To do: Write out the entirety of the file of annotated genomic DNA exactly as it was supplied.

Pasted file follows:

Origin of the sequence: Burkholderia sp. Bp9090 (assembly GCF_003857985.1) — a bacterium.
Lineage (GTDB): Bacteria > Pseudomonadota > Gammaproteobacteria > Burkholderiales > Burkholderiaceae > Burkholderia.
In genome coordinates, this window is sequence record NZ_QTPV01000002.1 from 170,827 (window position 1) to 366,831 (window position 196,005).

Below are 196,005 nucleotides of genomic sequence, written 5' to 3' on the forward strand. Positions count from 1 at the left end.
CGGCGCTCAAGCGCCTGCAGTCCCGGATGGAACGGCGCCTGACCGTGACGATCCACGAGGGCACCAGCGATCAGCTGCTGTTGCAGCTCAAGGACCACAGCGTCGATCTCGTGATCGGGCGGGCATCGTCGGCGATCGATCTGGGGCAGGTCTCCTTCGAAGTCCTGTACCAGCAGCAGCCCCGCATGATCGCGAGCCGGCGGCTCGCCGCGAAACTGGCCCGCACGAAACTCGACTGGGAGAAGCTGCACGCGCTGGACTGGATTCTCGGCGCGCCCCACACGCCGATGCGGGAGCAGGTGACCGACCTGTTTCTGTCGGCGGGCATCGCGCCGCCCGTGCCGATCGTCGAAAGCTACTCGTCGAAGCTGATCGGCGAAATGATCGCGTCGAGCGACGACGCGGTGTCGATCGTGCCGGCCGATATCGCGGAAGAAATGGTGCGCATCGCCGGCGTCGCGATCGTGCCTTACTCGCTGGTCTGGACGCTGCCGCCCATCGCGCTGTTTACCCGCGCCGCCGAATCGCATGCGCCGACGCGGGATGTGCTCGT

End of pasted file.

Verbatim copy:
Origin of the sequence: Burkholderia sp. Bp9090 (assembly GCF_003857985.1) — a bacterium.
Lineage (GTDB): Bacteria > Pseudomonadota > Gammaproteobacteria > Burkholderiales > Burkholderiaceae > Burkholderia.
In genome coordinates, this window is sequence record NZ_QTPV01000002.1 from 170,827 (window position 1) to 366,831 (window position 196,005).

Below are 196,005 nucleotides of genomic sequence, written 5' to 3' on the forward strand. Positions count from 1 at the left end.
CGGCGCTCAAGCGCCTGCAGTCCCGGATGGAACGGCGCCTGACCGTGACGATCCACGAGGGCACCAGCGATCAGCTGCTGTTGCAGCTCAAGGACCACAGCGTCGATCTCGTGATCGGGCGGGCATCGTCGGCGATCGATCTGGGGCAGGTCTCCTTCGAAGTCCTGTACCAGCAGCAGCCCCGCATGATCGCGAGCCGGCGGCTCGCCGCGAAACTGGCCCGCACGAAACTCGACTGGGAGAAGCTGCACGCGCTGGACTGGATTCTCGGCGCGCCCCACACGCCGATGCGGGAGCAGGTGACCGACCTGTTTCTGTCGGCGGGCATCGCGCCGCCCGTGCCGATCGTCGAAAGCTACTCGTCGAAGCTGATCGGCGAAATGATCGCGTCGAGCGACGACGCGGTGTCGATCGTGCCGGCCGATATCGCGGAAGAAATGGTGCGCATCGCCGGCGTCGCGATCGTGCCTTACTCGCTGGTCTGGACGCTGCCGCCCATCGCGCTGTTTACCCGCGCCGCCGAATCGCATGCGCCGACGCGGGATGTGCTCGT